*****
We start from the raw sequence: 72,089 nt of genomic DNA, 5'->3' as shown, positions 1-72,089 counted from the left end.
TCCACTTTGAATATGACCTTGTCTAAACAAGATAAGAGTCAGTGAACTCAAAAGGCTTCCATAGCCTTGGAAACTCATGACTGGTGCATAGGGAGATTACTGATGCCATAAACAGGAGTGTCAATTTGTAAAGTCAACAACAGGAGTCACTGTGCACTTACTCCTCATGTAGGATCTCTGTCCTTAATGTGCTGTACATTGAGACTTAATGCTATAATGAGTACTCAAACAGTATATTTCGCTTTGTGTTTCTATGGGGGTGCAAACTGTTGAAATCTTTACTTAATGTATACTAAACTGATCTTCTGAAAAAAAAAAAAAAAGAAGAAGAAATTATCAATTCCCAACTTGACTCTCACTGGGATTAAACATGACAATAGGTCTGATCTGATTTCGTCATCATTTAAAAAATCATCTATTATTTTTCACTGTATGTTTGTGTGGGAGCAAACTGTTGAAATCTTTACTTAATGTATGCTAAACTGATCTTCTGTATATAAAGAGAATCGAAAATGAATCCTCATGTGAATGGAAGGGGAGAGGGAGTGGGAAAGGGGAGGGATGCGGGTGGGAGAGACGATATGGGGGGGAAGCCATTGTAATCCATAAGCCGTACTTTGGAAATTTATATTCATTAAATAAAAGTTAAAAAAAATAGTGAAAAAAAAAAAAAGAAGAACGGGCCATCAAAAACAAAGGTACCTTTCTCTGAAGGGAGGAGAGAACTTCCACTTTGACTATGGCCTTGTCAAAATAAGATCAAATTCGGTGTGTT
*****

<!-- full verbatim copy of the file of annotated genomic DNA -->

We start from the raw sequence: 72,089 nt of genomic DNA, 5'->3' as shown, positions 1-72,089 counted from the left end.
TCCACTTTGAATATGACCTTGTCTAAACAAGATAAGAGTCAGTGAACTCAAAAGGCTTCCATAGCCTTGGAAACTCATGACTGGTGCATAGGGAGATTACTGATGCCATAAACAGGAGTGTCAATTTGTAAAGTCAACAACAGGAGTCACTGTGCACTTACTCCTCATGTAGGATCTCTGTCCTTAATGTGCTGTACATTGAGACTTAATGCTATAATGAGTACTCAAACAGTATATTTCGCTTTGTGTTTCTATGGGGGTGCAAACTGTTGAAATCTTTACTTAATGTATACTAAACTGATCTTCTGAAAAAAAAAAAAAAAGAAGAAGAAATTATCAATTCCCAACTTGACTCTCACTGGGATTAAACATGACAATAGGTCTGATCTGATTTCGTCATCATTTAAAAAATCATCTATTATTTTTCACTGTATGTTTGTGTGGGAGCAAACTGTTGAAATCTTTACTTAATGTATGCTAAACTGATCTTCTGTATATAAAGAGAATCGAAAATGAATCCTCATGTGAATGGAAGGGGAGAGGGAGTGGGAAAGGGGAGGGATGCGGGTGGGAGAGACGATATGGGGGGGAAGCCATTGTAATCCATAAGCCGTACTTTGGAAATTTATATTCATTAAATAAAAGTTAAAAAAAATAGTGAAAAAAAAAAAAAGAAGAACGGGCCATCAAAAACAAAGGTACCTTTCTCTGAAGGGAGGAGAGAACTTCCACTTTGACTATGGCCTTGTCAAAATAAGATCAAATTCGGTGTGTT